Eide: Seattle Kraken start getting the Philipp Grubauer they need
Prior to Wednesday’s Seattle Kraken game at Climate Pledge Arena against the Carolina Hurricanes, Carolina head coach Rod Brind’Amour was asked what he had seen from the Kraken on film.
He began his answer with the typical coach speak, saying the Kraken work hard and that his Hurricanes were going to have to match that work ethic. But he also mentioned that he had noticed what had been maybe holding the Kraken back.
“I think the other part of it, when they talk about the goals that they’re giving up, I think they would like to see their goalie be a little better,” the reigning Jack Adams Award winner said. “And if it averaged out, they’d probably have a few more wins.”
Brind’Amour was onto something, as Kraken goalie Philipp Grubauer did play better Wednesday night, making 35 saves to lead Seattle to a 2-1 win in the final game of a six-game homestand.
It was the second straight game where Grubauer was the difference maker. Two nights earlier, Grubauer turned away 37 Washington Capitals shots as the Kraken snapped a six-game losing streak in the first of back-to-back wins against two of the NHL’s best clubs.
It was a glimpse of the Grubauer the Kraken were hoping they’d get all season. The goalie looks like he may be finding his sea legs and the Kraken are benefiting. He’ll need to keep that form if Seattle is to have any chance of climbing up the standings and getting within striking distance of a playoff berth.
“He’s seeing the puck, he’s finding the puck through traffic,” Seattle Kraken coach Dave Hakstol said Wednesday night. “He’s seeing the puck and looks very calm and settled. He’s a guy that reads the play very well.”
Grubauer not only has seen the puck the last two games, but he’s playing with noticeable confidence.
That confidence was on display during a second-period power play for the Hurricanes. Carolina worked the puck around and Andrei Svechnikov had it on his stick with space and time. During the Kraken’s losing streak, a chance like that would surely end up in a goal, but it was different Wednesday.
Grubauer challenged Svechnikov. He skated out of his crease and out of the blue paint to cut down the angle. Svechnikov, who is one of the NHL’s bright young stars, took a shot that Grubauer calmly kicked away.
On the menu for tonight's @WAFDbank's Signature Save of the Game – Double GRUUUUUU!
drop your GRUUUUU's below ⤵️ pic.twitter.com/VjJVHqjzDg
— Seattle Kraken (@SeattleKraken) November 25, 2021
“Sometimes the puck just hits you,” Grubauer said with a chuckle. “It’s the same as timely goals, we need timely saves and finally I’ve made those the last two games. When I make some saves back there the team has a chance to win.”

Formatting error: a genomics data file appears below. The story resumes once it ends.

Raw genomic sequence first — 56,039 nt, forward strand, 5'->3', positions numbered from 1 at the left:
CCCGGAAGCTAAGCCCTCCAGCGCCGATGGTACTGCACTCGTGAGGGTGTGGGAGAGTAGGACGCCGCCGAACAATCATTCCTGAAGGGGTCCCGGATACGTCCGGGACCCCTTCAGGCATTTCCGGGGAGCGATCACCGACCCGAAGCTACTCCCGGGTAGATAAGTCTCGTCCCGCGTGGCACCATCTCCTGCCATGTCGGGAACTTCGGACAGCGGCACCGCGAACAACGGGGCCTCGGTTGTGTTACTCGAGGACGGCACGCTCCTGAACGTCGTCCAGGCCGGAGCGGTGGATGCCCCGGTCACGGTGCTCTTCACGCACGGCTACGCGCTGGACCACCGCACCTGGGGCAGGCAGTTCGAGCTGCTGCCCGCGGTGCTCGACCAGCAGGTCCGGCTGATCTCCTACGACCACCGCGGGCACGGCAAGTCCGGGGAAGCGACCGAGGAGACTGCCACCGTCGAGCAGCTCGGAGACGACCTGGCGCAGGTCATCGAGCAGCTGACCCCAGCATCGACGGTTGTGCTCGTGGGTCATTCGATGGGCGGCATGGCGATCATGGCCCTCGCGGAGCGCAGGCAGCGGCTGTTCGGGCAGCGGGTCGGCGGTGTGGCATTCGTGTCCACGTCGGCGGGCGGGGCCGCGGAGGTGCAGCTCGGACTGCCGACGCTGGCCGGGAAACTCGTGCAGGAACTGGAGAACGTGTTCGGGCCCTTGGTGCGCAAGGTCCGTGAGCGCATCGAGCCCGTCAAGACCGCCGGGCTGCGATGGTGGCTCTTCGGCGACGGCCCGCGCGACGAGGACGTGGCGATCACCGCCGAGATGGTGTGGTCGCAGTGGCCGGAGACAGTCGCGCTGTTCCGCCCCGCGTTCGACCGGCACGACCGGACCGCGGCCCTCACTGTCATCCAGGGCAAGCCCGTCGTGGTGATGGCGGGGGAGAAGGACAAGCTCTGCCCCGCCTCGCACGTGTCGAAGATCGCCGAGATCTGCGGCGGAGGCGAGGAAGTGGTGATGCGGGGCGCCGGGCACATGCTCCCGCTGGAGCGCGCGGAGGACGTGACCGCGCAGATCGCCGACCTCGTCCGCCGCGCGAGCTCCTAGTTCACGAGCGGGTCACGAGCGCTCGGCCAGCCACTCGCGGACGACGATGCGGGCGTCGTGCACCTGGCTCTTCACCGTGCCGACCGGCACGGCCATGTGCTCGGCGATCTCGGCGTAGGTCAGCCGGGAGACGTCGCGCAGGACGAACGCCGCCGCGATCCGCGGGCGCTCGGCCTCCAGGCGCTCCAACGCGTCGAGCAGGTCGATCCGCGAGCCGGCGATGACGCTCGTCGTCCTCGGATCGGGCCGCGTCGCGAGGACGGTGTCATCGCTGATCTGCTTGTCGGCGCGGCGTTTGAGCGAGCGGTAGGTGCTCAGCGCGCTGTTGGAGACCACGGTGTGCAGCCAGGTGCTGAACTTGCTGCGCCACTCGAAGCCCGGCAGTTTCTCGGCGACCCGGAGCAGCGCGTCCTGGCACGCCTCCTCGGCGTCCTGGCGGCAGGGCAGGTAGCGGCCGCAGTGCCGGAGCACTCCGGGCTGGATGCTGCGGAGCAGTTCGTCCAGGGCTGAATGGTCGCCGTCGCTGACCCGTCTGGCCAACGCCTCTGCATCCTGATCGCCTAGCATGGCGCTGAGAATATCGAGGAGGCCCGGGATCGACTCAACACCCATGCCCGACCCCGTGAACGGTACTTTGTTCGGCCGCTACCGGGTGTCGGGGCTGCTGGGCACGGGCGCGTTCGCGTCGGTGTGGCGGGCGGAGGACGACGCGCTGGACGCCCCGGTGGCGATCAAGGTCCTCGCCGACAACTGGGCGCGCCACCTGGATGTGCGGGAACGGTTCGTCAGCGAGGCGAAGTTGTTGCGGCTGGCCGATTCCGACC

Seattle’s last two wins were its best two wins of the season. It’s a small sample size but the team showed what it can do when they get solid goaltending and play a cleaner game defensively. They dug a hole for themselves in the standings and if they have any ideas of getting on track, they’re going to need Grubauer to continue his resurgence.
What changed for Grubauer?
The numbers are impressive from the Kraken’s two straight wins over elite teams. Grubauer allowed just three goals, making 72 saves for an impressive .960 save percentage. It might be too much to ask for those numbers from your goalie each night, but after a start that saw his save percentage in the mid-to-high .800s, the last two outings from Grubauer are encouraging.
Grubuaer talked earlier in the season about how there is an adjustment period when joining a new team with new teammates and a new defensive system. He went through it when he went from Washington to Colorado earlier in his career.
The past two games suggest he’s getting used to the Kraken system.
“I think everybody’s accepting their role,” Grubauer said. “We’re not a skilled team like Colorado who can score six goals, give up four and still win the game. We’ve got to go into the game with the mentality it’s going to be 1-0, 2-1. It takes everybody, we can’t just have five guys. We need everybody, every shift, and every situation.”
Seattle got that against Washington and Carolina. Grubauer spoke after both games about his teammates getting into shooting lanes and blocking more shots.
The Kraken blocked 20 shots against the Hurricanes and for the second straight game did a great job of collapsing around Grubauer to clear any rebounds or “second pucks” around the net. Blocked shots can be a misleading statistic. In a perfect world you’d rather not allow a shot attempt in the first place, but if the shot is going to happen, it’s better to have blocked it than allow it to get on net.
Blocked shots, managing the puck better, and comfort in the system have all contributed to Grubauer’s success of late. He’s communicating with his teammates on the ice, as well. After whistles on Wednesday, Grubauer would talk to his defensemen, assuring they remain on the same page.
“I’m not running any faceoff plays back there,” he said with a smile. “Sometimes I’ll just tell them ‘Just box them out’, make sure they’ve got the back door. Just small, simple commands on what you see in the breakouts, what you see when they stop the puck behind the net and who’s open.”
The Kraken will be in Tampa Bay on Friday for another tough game, this time against the two-time reigning Stanley Cup champions. Then Saturday they will be in Sunrise, Fla., to play the 14-2-3 Florida Panthers. That’s as rough a pair of games an NHL team could ask for. Seattle needs to start banking points in the standings and if it’s going to do that against two quality opponents, the Kraken will need Grubauer to keep finding ways for the puck to hit him.
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